A Dandenong engineering company is helping to accelerate the pace of medical science at the Australian Synchrotron.
A specialist manufacturer of one-off parts for V8 supercar teams, Flexicut has begun making sample holders that will speed up the development of drugs to treat cancer, HIV-AIDS and other major diseases.
Researchers from around the world can use the sample holders, called pucks, to carry their samples to the Australian Synchrotron, where the pucks slot straight into a robot-controlled system for a technique called x-ray crystallography (macromolecular crystallography or ‘MX’ for short).
Left: the new pucks partly loaded with crystal pins.
This new advance will make it much easier for researchers to analyse their samples online from the comfort of their own laboratories around Australia or overseas, speeding up the development of new drugs and improving our knowledge of how to treat diseases such as cancer, tuberculosis, HIV-AIDS, blood clotting disorders, diabetes, transplant rejection, and many more.
“For the team at Flexicut, this was a change from our usual work in making one-off parts for V8 supercar teams,” Robbie O'Brien, Director of Flexicut, said. "The synchrotron job is exactly the type of work we love. The job requires very accurate tolerances and high quality work - the sort of thing we specialise in".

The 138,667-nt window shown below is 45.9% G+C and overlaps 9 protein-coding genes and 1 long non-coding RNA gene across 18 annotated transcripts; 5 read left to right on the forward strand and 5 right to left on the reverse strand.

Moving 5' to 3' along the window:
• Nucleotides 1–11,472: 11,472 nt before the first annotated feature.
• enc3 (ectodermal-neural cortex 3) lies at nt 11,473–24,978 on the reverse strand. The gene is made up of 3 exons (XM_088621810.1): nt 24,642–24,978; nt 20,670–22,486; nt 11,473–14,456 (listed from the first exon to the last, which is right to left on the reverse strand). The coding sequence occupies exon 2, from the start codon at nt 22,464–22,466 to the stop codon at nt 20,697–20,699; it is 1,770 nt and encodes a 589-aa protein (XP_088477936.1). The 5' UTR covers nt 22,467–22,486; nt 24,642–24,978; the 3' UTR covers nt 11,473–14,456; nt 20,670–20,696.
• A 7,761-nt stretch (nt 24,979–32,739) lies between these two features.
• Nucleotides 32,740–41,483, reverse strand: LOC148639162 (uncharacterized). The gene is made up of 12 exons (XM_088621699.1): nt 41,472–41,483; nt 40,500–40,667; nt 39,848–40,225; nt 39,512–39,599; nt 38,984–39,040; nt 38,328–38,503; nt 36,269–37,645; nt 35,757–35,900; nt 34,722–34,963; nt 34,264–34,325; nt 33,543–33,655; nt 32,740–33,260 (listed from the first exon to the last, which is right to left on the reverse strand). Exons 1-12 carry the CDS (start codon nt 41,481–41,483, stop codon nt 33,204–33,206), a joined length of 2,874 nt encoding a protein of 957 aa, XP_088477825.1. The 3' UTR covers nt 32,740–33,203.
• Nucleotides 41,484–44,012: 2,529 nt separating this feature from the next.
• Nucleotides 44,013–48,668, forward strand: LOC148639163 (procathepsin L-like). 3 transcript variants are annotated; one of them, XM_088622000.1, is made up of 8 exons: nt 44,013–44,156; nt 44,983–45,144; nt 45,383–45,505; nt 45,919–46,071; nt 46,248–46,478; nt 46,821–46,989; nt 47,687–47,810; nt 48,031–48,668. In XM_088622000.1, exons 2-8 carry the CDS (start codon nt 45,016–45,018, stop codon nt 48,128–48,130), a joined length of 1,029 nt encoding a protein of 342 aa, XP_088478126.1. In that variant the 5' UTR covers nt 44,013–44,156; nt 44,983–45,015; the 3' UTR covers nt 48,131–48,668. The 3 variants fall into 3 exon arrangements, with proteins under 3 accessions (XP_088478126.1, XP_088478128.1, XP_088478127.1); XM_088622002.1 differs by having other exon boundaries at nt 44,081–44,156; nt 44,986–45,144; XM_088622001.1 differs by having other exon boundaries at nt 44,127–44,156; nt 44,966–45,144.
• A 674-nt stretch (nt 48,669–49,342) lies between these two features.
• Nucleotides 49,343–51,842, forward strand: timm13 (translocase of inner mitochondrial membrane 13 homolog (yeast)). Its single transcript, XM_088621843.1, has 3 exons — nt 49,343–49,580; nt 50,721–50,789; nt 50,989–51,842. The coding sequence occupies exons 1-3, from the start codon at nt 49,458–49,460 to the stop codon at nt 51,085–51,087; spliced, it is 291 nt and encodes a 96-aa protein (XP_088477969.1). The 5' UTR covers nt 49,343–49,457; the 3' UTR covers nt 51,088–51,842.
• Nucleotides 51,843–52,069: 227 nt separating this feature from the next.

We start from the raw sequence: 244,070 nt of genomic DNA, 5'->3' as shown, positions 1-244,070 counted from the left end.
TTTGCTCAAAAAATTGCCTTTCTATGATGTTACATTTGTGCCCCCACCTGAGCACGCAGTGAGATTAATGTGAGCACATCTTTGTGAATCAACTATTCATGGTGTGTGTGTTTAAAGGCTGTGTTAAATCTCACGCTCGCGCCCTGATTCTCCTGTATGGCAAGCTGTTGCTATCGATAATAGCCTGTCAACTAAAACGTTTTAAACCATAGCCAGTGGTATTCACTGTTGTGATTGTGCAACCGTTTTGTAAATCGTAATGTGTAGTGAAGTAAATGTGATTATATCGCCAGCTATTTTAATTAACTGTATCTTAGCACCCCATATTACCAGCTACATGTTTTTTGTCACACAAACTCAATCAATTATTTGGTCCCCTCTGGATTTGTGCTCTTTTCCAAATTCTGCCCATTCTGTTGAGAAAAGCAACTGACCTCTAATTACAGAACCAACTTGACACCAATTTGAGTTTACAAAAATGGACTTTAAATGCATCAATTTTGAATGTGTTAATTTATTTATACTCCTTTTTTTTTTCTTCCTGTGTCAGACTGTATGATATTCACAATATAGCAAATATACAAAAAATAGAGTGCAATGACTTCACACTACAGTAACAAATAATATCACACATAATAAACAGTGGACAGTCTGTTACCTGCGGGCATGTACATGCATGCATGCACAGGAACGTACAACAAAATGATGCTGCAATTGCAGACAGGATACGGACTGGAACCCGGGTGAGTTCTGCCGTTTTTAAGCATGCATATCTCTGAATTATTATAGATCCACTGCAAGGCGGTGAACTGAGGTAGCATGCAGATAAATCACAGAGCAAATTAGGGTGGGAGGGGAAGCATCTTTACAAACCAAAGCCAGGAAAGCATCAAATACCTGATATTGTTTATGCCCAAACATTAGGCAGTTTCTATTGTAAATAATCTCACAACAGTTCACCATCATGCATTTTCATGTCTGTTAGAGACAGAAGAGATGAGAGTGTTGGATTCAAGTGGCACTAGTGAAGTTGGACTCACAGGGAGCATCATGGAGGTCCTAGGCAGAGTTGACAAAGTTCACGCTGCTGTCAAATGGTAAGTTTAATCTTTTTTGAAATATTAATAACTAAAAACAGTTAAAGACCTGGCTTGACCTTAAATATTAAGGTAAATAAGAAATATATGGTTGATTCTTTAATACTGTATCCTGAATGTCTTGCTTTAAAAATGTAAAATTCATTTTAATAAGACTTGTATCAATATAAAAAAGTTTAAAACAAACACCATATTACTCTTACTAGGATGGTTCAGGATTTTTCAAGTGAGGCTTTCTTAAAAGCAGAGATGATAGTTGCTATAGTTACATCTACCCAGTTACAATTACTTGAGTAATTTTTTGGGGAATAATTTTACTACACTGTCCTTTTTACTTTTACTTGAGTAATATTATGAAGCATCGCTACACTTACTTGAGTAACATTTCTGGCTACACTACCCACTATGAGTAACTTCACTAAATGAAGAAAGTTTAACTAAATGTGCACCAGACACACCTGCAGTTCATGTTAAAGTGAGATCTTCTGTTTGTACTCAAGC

Tom Caradoc-Davies from the synchrotron said: "We were initially going to get the pucks made in China as we need a large number of them and had to keep costs down. We were very lucky to find Robbie and his team as we were able to get very high precision work at a price we could afford."
Releasing the new pucks to users will increase the uptake of robotics at the MX beamlines and increase the amount of science that can be done in the same amount of time.
"The pucks make using the robot much simpler and more appealing to our users,” Tom says. “This will also make the beamline easier to use and support, a win-win for all.
"This is a great example of a local company working with us to help improve the day-to-day lives of every Australian.”
Above right: Alan Riboldi-Tunnicliffe (AS) loads a crystal pin into a new puck